Every Passover, my mom would make matzo substitutes of typical chametz foods to eat during the eight-day festival. Matzo lasagna, matzo rolls, matzo casseroles, you get the idea. I would always joke at the irony that we normally had noodle lasagna once per year, so it always struck me as funny that suddenly we couldn’t go a week without the Passover variety. Yet I found myself craving it every year. And while the rolls were nowhere near the taste of our standard kaiser or egg rolls for deli sandwiches, I loved the familiar taste too. We only ate these foods once per year, but it just wasn’t Passover without them.

There are many matzo haters out there, but I look forward to matzo pizza, matzo brei, even a simple matzo schmeared with salted butter. What some say is reminiscent of cardboard I say is a vessel for deliciousness. Bring on the matzo!

Granola is another food that seems like we could go a week without. Yet when chocolate coconut matzo granola tastes this good, why not indulge? The matzo is extra crispy, thanks to a pre-toast. Then it’s covered in chocolate, coconut and almonds for a sweet snack or breakfast over yogurt.

(Photo: Amy Kritzer Becker)

Chocolate Coconut Matzo Granola

Prep time: 10 minutes. Cook time: 30 minutes. Yield: 4 cups.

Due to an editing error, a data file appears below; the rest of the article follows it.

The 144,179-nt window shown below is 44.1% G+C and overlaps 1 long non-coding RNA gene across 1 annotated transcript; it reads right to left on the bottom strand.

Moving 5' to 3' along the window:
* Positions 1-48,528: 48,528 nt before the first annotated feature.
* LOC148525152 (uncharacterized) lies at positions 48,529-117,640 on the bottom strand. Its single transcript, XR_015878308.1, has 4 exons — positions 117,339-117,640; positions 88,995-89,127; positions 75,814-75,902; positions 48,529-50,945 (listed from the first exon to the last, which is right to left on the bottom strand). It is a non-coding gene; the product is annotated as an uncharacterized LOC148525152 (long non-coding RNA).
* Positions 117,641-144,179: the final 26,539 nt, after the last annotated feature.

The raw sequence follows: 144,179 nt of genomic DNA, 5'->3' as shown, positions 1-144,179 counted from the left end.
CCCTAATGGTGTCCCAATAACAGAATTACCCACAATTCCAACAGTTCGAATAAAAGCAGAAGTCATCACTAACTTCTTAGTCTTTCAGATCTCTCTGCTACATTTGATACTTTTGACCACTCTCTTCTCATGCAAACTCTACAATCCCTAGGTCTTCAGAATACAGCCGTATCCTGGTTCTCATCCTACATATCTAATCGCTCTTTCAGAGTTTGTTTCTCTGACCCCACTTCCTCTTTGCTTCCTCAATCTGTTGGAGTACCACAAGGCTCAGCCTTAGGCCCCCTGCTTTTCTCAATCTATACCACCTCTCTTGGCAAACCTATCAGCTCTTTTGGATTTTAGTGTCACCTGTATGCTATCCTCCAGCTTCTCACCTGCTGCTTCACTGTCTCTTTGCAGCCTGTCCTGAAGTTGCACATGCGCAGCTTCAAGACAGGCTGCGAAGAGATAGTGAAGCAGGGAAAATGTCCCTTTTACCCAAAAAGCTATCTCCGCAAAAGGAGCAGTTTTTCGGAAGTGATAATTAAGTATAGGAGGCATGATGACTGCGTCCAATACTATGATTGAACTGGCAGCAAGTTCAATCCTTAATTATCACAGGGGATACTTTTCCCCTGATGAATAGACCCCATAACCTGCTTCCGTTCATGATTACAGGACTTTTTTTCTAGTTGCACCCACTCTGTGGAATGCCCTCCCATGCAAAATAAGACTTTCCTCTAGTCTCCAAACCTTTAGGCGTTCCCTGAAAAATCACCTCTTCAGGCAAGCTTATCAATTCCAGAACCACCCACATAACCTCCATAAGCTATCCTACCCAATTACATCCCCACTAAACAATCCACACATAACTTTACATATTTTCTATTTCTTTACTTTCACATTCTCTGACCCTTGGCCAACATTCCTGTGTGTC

• 3 pieces matzo, broken into bite-sized pieces (about 3 cups of broken matzo)
  • ¼ cup unsweetened cocoa powder
  • ¼ cup oil (measure before the honey so the honey slides out easily!)
  • ¼ cup honey
  • 2 tablespoons brown sugar
  • 1 teaspoon ground cinnamon
  • ½ teaspoon vanilla extract
  • ¼ teaspoon salt
  • ½ cup salted almonds, rough chopped
  • ½ cup sweetened coconut, divided
  • ¼ cup chocolate chips (optional)


  1. Pre-heat the oven to 325 degrees with a rack in the middle. Prep a baking sheet with parchment paper.
  2. Spread the matzo evenly over the parchment paper and toast for 15 minutes.
  3. Meanwhile, in a medium saucepan, add the cocoa powder, oil, honey, brown sugar, cinnamon, vanilla and salt. Cook over low heat while stirring often until the mixture is uniform and the sugar is dissolved, about 5-7 minutes.
  4. Let the toasted matzo cool slightly, then add the matzo, almonds and ¼ cup of the coconut to the chocolate mixture and stir carefully to coat everything in chocolate. Try not to break the matzo up too much.
  5. Spread the coated matzo evenly back on the parchment paper and sprinkle with remaining coconut. Bake 15 more minutes, stirring halfway through. The matzo is done when it is dry to the touch and the coconut is toasted. If it starts to burn, lower the heat to 300 degrees.
  6. Let the granola cool completely. It will crisp up more as it cools.
  7. Once cool, toss in chocolate chips, if desired. Keep in an airtight container at room temperature for up to one week. Eat over yogurt or by the handful!
Chocolate Coconut Matzo Granola
(Photo: Amy Kritzer Becker)